I guess the NYT needs to attach a disclaimer to the story, because whenever a journalist tries to interview a "hacker" I can't decide to laugh or cry. Something like this would do nicely:

    The stories and information posted here are artistic works of fiction and falsehood. Only a fool would take anything posted here as fact.

    • ...he showed how he hacked into the Web site of a Chinese company. Once the Web site popped up on his screen, he created additional pages and typed the word “hacked” onto one of them.

      Perhaps the journalist had no idea how web browsers work...

      Perhaps the "hacker" just pressed Ctrl+T then typed:
      javascript:document.write('<h1>HACKED</H1>');
      into the address bar...(try it)

      Point being: The journalist didn't describe "Majia" doing anything that I would consider cracking... From the description given, Majia could have just been updating his own blog.

      You can add the word "Hacked" to the top of almost any web page (incuding this one) by pasting this into your address bar:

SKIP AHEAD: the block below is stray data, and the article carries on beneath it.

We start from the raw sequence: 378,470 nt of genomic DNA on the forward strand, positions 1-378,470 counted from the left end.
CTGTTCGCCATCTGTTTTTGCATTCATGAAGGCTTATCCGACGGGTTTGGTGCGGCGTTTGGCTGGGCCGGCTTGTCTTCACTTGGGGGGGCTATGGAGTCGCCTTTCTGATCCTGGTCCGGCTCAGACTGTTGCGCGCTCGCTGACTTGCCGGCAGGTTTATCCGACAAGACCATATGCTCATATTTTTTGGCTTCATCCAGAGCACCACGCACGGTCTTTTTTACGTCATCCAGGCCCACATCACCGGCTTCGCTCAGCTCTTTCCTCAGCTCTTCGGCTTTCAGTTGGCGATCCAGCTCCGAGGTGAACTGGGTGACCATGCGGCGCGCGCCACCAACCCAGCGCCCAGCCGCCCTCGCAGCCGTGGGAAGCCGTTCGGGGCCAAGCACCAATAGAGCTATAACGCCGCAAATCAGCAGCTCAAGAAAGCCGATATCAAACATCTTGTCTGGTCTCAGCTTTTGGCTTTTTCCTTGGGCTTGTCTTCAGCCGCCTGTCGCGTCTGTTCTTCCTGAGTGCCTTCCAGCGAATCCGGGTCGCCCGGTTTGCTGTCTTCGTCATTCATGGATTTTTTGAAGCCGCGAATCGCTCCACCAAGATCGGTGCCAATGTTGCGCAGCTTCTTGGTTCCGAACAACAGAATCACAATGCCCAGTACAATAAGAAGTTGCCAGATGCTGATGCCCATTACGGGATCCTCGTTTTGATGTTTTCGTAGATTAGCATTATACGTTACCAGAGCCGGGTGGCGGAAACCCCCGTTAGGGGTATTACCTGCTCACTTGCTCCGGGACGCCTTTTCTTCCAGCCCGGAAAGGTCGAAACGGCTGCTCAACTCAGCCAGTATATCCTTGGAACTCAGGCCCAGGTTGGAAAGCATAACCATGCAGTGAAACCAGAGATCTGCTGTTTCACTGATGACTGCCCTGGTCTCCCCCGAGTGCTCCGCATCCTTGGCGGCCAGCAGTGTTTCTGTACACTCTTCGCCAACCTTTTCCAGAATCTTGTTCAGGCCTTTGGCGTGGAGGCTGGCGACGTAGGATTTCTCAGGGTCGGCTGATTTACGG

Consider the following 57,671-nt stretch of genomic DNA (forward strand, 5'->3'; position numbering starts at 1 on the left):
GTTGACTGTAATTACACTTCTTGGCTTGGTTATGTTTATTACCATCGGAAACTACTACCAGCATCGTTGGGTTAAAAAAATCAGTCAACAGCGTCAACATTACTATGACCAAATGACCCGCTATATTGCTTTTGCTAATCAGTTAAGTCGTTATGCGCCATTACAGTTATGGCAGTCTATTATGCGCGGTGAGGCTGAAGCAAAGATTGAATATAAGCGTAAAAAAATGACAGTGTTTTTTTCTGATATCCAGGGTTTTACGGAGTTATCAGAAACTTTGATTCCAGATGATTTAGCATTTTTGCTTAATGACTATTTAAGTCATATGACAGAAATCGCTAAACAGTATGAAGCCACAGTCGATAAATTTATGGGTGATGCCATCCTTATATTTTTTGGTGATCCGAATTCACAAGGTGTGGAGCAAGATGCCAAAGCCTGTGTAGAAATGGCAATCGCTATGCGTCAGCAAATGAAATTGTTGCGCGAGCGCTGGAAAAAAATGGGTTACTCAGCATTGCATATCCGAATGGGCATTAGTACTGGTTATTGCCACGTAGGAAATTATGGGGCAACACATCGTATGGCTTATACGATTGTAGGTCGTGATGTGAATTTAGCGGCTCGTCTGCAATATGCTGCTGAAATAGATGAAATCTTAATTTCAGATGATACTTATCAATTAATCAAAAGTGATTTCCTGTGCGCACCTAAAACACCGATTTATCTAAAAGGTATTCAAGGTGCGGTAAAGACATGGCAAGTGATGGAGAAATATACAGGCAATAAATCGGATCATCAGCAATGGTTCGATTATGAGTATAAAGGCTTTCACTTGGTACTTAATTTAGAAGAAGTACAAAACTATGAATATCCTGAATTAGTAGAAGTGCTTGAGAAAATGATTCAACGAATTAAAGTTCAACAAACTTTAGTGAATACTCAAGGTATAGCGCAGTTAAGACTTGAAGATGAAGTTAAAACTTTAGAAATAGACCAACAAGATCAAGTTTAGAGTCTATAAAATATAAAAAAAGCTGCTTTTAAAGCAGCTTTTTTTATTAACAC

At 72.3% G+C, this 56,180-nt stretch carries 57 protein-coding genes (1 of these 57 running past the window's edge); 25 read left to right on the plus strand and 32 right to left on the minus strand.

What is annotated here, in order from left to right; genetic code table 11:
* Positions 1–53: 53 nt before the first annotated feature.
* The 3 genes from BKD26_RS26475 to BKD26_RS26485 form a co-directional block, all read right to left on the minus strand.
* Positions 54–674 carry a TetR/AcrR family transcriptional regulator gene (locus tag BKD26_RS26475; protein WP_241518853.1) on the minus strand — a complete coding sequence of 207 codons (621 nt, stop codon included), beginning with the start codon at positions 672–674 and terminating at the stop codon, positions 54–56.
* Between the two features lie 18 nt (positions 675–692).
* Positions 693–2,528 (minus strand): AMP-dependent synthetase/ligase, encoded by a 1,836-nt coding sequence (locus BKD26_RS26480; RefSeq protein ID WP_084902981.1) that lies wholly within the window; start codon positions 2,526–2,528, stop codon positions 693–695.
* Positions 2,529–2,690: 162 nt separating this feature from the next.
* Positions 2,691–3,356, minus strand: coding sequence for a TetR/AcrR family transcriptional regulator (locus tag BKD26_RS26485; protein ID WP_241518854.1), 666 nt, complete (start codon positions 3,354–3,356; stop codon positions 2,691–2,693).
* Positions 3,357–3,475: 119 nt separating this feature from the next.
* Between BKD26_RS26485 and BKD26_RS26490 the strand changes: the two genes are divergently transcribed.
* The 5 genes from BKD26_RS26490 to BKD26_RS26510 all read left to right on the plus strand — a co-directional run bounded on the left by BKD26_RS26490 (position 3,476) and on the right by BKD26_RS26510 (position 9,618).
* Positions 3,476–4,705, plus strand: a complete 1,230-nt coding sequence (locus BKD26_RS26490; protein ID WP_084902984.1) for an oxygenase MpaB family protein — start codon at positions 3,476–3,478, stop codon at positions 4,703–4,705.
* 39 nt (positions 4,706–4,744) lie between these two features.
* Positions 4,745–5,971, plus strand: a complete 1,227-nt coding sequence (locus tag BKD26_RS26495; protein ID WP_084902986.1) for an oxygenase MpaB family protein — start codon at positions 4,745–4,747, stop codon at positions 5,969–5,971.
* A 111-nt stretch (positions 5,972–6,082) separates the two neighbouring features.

javascript:

      • Re: (Score:2, Insightful)

        by mrpiddly (1568401)
        The journalist is only writing to their audience. Just because you do not fit into this audience does not make the article any less valid. The target audience does not want to hear about the technical details of the process, they just want an overview, concentrating on the human side of the issue. (The sense of superiority among some people with technical knowledge is really astounding.)
  • by fahrbot-bot (874524) on Tuesday February 02, 2010 @03:23PM (#30999768)

    For less than $6, one can even purchase the "Hacker's Penetration Manual."

    Sure, please enter your Credit or Debit card info along with Name, Address ... Allow six weeks for delivery.

    • Re: (Score:3, Funny)

      by Anonymous Coward

      Pffft, like hackers know anything about "penetration". Fake!